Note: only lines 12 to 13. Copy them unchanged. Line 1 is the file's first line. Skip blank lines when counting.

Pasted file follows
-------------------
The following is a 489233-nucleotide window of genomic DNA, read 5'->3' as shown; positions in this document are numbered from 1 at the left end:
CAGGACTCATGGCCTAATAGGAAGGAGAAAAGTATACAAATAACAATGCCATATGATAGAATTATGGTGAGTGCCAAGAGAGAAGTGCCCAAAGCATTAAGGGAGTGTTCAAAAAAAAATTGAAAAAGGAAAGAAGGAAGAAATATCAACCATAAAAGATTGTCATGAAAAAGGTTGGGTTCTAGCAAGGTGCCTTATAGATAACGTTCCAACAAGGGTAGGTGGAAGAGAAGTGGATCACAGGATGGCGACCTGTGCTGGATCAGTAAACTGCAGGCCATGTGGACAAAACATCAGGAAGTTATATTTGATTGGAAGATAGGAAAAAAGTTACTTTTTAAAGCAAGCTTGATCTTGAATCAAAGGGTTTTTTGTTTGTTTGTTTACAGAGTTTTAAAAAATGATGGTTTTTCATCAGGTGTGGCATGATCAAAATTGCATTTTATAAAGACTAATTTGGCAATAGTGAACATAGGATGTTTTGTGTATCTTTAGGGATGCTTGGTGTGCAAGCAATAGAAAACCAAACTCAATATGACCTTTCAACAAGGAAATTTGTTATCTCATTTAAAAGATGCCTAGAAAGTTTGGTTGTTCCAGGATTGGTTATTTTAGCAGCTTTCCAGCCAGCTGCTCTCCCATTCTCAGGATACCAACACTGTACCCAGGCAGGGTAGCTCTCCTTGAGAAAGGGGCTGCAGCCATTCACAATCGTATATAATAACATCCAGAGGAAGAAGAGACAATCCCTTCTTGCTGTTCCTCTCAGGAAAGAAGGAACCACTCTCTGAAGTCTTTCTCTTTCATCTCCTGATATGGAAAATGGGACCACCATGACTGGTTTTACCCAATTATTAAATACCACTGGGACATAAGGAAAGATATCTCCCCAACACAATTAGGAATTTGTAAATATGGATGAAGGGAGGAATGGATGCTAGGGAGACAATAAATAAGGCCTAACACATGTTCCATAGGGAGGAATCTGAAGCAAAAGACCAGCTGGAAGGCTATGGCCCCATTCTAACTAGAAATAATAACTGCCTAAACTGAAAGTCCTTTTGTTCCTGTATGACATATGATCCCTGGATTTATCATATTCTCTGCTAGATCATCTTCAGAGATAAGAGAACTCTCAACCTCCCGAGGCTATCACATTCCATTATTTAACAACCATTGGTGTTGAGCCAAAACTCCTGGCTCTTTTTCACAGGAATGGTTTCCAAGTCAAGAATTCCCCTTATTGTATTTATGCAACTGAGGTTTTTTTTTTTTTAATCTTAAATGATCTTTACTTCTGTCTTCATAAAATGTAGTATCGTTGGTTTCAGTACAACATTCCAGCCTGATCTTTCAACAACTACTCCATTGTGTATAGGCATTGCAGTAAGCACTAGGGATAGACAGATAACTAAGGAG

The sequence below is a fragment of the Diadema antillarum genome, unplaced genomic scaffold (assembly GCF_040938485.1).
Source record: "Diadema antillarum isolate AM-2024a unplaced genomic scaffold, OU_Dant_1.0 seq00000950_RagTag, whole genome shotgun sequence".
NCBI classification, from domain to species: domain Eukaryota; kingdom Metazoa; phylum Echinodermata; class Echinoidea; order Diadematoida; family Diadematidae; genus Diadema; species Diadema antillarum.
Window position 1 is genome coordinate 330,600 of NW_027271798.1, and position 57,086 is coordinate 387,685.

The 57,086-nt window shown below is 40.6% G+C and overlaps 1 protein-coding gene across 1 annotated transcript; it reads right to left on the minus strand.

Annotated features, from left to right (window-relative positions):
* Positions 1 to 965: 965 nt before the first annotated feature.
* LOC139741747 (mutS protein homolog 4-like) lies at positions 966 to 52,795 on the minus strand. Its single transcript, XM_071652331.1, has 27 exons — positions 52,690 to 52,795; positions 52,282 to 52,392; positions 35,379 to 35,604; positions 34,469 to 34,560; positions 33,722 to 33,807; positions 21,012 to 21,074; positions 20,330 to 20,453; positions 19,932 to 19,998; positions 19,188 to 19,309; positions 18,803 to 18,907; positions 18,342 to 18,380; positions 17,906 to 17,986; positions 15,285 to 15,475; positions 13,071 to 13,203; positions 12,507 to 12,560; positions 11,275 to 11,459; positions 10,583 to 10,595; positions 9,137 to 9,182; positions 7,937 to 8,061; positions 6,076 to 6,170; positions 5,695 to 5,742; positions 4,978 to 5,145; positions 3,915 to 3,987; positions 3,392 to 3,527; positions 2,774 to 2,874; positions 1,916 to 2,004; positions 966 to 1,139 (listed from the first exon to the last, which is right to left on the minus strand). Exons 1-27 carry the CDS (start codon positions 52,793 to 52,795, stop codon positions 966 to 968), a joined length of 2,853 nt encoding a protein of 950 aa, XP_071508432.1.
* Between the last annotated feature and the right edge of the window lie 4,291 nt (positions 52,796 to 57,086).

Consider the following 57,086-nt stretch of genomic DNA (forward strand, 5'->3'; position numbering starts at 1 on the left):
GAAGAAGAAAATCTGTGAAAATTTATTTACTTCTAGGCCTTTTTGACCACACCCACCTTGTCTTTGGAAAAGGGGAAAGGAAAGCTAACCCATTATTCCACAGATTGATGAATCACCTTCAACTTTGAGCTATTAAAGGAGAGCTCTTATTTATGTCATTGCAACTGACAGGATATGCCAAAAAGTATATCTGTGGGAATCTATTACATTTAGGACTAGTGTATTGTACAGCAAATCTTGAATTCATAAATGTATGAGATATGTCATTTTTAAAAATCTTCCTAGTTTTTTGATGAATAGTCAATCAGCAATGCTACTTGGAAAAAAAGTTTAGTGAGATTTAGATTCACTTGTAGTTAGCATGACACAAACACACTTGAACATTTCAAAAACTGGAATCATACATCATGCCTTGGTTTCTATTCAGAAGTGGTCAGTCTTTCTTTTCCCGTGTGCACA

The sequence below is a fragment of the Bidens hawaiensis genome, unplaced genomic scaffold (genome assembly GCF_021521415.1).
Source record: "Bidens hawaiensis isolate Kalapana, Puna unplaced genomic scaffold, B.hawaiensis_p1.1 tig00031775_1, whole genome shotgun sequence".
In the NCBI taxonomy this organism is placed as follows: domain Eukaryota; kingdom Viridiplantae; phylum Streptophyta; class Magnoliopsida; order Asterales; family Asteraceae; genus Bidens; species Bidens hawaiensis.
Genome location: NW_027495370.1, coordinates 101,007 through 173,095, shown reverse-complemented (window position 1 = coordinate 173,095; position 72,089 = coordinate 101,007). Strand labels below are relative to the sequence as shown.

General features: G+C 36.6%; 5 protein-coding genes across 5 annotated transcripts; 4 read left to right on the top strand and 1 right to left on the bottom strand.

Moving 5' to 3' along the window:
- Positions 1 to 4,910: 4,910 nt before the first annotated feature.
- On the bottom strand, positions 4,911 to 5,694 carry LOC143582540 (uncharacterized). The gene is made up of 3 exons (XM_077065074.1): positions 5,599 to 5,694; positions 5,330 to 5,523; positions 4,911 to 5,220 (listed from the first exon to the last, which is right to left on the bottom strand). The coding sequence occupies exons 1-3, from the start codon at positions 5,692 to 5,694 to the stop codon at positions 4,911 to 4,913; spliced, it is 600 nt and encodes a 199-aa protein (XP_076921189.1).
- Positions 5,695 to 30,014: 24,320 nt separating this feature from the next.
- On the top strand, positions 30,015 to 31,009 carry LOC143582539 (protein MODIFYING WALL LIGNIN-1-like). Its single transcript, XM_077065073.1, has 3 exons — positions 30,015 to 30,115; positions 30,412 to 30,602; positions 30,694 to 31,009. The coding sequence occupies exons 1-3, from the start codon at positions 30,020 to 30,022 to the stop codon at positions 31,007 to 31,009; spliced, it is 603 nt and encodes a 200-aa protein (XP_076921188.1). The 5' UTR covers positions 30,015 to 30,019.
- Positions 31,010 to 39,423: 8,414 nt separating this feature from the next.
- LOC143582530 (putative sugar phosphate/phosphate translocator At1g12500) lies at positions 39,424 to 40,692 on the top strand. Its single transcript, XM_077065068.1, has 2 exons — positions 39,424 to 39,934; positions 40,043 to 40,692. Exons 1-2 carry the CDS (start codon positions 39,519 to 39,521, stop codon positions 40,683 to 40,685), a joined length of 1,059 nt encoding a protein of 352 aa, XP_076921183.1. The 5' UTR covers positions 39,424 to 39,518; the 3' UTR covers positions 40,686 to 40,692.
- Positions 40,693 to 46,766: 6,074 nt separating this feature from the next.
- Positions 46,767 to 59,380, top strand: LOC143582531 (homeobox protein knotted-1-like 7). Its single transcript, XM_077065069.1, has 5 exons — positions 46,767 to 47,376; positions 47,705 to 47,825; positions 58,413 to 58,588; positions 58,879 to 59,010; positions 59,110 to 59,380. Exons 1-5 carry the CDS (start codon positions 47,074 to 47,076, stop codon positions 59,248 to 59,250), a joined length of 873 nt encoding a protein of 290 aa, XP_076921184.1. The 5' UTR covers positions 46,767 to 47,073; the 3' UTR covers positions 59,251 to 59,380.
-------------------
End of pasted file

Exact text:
Consider the following 57,086-nt stretch of genomic DNA (forward strand, 5'->3'; position numbering starts at 1 on the left):
GAAGAAGAAAATCTGTGAAAATTTATTTACTTCTAGGCCTTTTTGACCACACCCACCTTGTCTTTGGAAAAGGGGAAAGGAAAGCTAACCCATTATTCCACAGATTGATGAATCACCTTCAACTTTGAGCTATTAAAGGAGAGCTCTTATTTATGTCATTGCAACTGACAGGATATGCCAAAAAGTATATCTGTGGGAATCTATTACATTTAGGACTAGTGTATTGTACAGCAAATCTTGAATTCATAAATGTATGAGATATGTCATTTTTAAAAATCTTCCTAGTTTTTTGATGAATAGTCAATCAGCAATGCTACTTGGAAAAAAAGTTTAGTGAGATTTAGATTCACTTGTAGTTAGCATGACACAAACACACTTGAACATTTCAAAAACTGGAATCATACATCATGCCTTGGTTTCTATTCAGAAGTGGTCAGTCTTTCTTTTCCCGTGTGCACA